- Much more efficient layout to pack more controls on the screen at once
- Support for named scale points (“ticks”) on non-enumeration ports
Here is the UI generated for Amsynth (after I added the necessary metadata):
Still pretty utilitarian, but much more usable, which is the important thing. Of course, this plugin is quite large, and has a pretty good custom UI, but I happened to be polishing up its metadata anyway and the controls group nicely so I used it as my test case.
Maybe some day this code will get smarter and evolve into a library that can be used by other Gtk hosts. Better group layout is the obvious “next level” advancement, a flat linear list of controls is pretty limited. Unfortunately there’s no stock Gtk container which can do text-like reflow, which would be ideal. Perhaps a simpler scheme based on a maximum reasonable width for a controller would do, where the table will expand to have more columns if the window is wide enough for several.
Most of the metadata required to generate a good UI is also useful for other purposes, for example groups make building a decent menu of many controls feasible (e.g. to add automation lanes in Ardour), and some types of host UIs like a modular patcher inherently need to generate their own “UI” of sorts.
Good metadata is not at odds with custom UIs, they each have their uses, but it is important to remove the burden of custom UIs for simple plugins with just a few controls that really don’t need them. It’s a waste of that most precious of all resources – developer time – to have to code UIs for a few sliders and toggles. Hopefully better host generated UIs and support for more advanced controls like file selectors free up developers to spend more time making useful plugins and less time wrestling with GUI toolkits.
It is, after all, all about the sound.
Ardour has supported displaying MIDI patch names loaded from a MIDINameDocument (or “midnam” file) for a while, though only patches, and even that was pretty flaky. Since this has become an itch for me and it’s time for Ardour MIDI to reach release quality, I took some time to give it a serious overhaul. In this case, a picture or two is indeed worth a thousand words:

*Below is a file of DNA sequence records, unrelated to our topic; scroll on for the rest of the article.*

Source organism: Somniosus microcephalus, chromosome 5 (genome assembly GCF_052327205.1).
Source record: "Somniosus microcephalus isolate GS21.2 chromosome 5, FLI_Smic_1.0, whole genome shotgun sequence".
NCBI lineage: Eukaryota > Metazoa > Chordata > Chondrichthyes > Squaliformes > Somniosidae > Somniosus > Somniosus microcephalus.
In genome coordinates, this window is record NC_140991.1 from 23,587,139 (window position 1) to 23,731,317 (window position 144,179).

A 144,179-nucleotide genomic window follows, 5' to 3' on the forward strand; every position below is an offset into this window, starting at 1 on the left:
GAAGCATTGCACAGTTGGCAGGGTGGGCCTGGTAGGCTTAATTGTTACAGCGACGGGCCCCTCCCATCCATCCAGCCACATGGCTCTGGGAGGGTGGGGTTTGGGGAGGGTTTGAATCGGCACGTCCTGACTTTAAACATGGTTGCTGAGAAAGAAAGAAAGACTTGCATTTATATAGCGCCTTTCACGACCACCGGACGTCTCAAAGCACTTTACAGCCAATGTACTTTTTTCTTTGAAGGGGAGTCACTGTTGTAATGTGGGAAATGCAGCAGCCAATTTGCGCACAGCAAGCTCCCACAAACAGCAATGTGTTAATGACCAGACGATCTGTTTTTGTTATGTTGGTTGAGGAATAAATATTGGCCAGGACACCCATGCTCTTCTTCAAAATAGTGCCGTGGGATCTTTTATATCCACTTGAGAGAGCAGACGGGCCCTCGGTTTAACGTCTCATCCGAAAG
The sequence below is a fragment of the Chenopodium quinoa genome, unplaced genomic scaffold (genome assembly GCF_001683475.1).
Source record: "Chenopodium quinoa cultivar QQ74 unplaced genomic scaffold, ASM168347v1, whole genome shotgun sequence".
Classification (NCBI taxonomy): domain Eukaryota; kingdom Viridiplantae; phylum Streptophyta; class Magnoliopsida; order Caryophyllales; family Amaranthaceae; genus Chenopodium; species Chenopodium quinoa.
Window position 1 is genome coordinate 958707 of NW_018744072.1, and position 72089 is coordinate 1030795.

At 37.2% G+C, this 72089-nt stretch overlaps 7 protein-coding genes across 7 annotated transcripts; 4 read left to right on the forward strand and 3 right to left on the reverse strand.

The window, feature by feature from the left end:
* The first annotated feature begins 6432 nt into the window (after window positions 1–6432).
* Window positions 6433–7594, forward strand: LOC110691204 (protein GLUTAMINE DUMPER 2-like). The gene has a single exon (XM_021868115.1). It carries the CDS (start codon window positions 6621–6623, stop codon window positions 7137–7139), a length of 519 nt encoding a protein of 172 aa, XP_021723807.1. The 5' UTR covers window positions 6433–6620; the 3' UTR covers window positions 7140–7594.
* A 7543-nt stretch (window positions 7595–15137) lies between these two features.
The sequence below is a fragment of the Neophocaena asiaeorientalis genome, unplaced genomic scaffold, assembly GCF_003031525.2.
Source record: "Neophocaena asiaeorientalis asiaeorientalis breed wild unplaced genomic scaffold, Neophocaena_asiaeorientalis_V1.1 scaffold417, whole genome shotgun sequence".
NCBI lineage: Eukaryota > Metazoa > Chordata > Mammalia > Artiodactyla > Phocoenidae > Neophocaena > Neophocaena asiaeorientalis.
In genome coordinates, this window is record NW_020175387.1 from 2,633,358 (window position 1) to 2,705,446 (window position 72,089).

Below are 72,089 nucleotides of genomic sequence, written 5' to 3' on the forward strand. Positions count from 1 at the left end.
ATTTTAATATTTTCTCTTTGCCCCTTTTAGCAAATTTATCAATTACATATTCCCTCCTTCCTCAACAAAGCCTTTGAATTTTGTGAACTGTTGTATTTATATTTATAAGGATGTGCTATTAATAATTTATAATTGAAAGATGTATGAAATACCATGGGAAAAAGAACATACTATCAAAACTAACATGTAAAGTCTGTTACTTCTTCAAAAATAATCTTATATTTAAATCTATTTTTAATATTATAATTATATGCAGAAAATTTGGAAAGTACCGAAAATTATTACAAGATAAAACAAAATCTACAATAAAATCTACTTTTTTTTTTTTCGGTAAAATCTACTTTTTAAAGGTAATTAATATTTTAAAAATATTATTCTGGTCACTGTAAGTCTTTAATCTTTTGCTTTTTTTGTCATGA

The note names are mainly useful for doing percussion. Several of the bundled midnam files have note names defined, and I have added one for General MIDI drums, which more or less corresponds to a lot of instruments, including Hydrogen.
Controller names, to my surprise, were not present in any of the existing midnam files at all. I wanted to sequence a hardware synth (the Moog Minitaur) without constantly referring to the manual and trying to remember which CC is which, so I wrote a new midnam file for the device and implemented support in Ardour. I am very disappointed to learn that there is no ability to group controllers, which really is the best way to do things, so I may embrace and extend (in a completely backwards compatible way) the format in the future to provide a better interface.
The quality of midnam files scattered around the ‘net is atrocious. The MMA actually hosts a DTD for it, but most files use the wrong DOCTYPE (usually with a broken link), among other problems. I fixed and cleaned up all the bundled ones in Ardour, validated them against the DTD, and left a README in that directory about how to do so. Hopefully this, along with incentive added by these features, encourages the community to grow a nice set of quality midnam files.
So, MIDI name support in Ardour is now in pretty good shape. Now we just need to add the corresponding LV2 support…